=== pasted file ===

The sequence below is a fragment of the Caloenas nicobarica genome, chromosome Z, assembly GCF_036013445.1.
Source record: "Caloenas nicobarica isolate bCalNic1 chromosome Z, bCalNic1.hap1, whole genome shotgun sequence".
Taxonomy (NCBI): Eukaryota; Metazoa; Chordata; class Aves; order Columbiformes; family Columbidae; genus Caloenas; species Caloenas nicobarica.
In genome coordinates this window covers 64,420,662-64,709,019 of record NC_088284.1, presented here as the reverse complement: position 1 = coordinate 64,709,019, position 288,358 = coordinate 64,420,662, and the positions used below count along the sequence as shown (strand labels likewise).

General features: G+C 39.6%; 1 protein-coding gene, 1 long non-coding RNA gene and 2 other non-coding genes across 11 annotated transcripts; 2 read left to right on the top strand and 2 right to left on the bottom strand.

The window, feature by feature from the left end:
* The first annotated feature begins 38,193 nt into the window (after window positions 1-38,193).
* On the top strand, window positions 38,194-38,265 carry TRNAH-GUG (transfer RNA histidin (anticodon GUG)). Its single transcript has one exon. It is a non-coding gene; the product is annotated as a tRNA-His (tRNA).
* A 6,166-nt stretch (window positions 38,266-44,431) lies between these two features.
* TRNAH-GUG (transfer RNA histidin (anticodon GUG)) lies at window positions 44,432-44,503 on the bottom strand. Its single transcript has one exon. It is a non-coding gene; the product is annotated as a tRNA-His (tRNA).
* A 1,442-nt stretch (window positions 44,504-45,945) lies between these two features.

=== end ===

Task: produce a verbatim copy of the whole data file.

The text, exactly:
The sequence below is a fragment of the Caloenas nicobarica genome, chromosome Z, assembly GCF_036013445.1.
Source record: "Caloenas nicobarica isolate bCalNic1 chromosome Z, bCalNic1.hap1, whole genome shotgun sequence".
Taxonomy (NCBI): Eukaryota; Metazoa; Chordata; class Aves; order Columbiformes; family Columbidae; genus Caloenas; species Caloenas nicobarica.
In genome coordinates this window covers 64,420,662-64,709,019 of record NC_088284.1, presented here as the reverse complement: position 1 = coordinate 64,709,019, position 288,358 = coordinate 64,420,662, and the positions used below count along the sequence as shown (strand labels likewise).

General features: G+C 39.6%; 1 protein-coding gene, 1 long non-coding RNA gene and 2 other non-coding genes across 11 annotated transcripts; 2 read left to right on the top strand and 2 right to left on the bottom strand.

The window, feature by feature from the left end:
* The first annotated feature begins 38,193 nt into the window (after window positions 1-38,193).
* On the top strand, window positions 38,194-38,265 carry TRNAH-GUG (transfer RNA histidin (anticodon GUG)). Its single transcript has one exon. It is a non-coding gene; the product is annotated as a tRNA-His (tRNA).
* A 6,166-nt stretch (window positions 38,266-44,431) lies between these two features.
* TRNAH-GUG (transfer RNA histidin (anticodon GUG)) lies at window positions 44,432-44,503 on the bottom strand. Its single transcript has one exon. It is a non-coding gene; the product is annotated as a tRNA-His (tRNA).
* A 1,442-nt stretch (window positions 44,504-45,945) lies between these two features.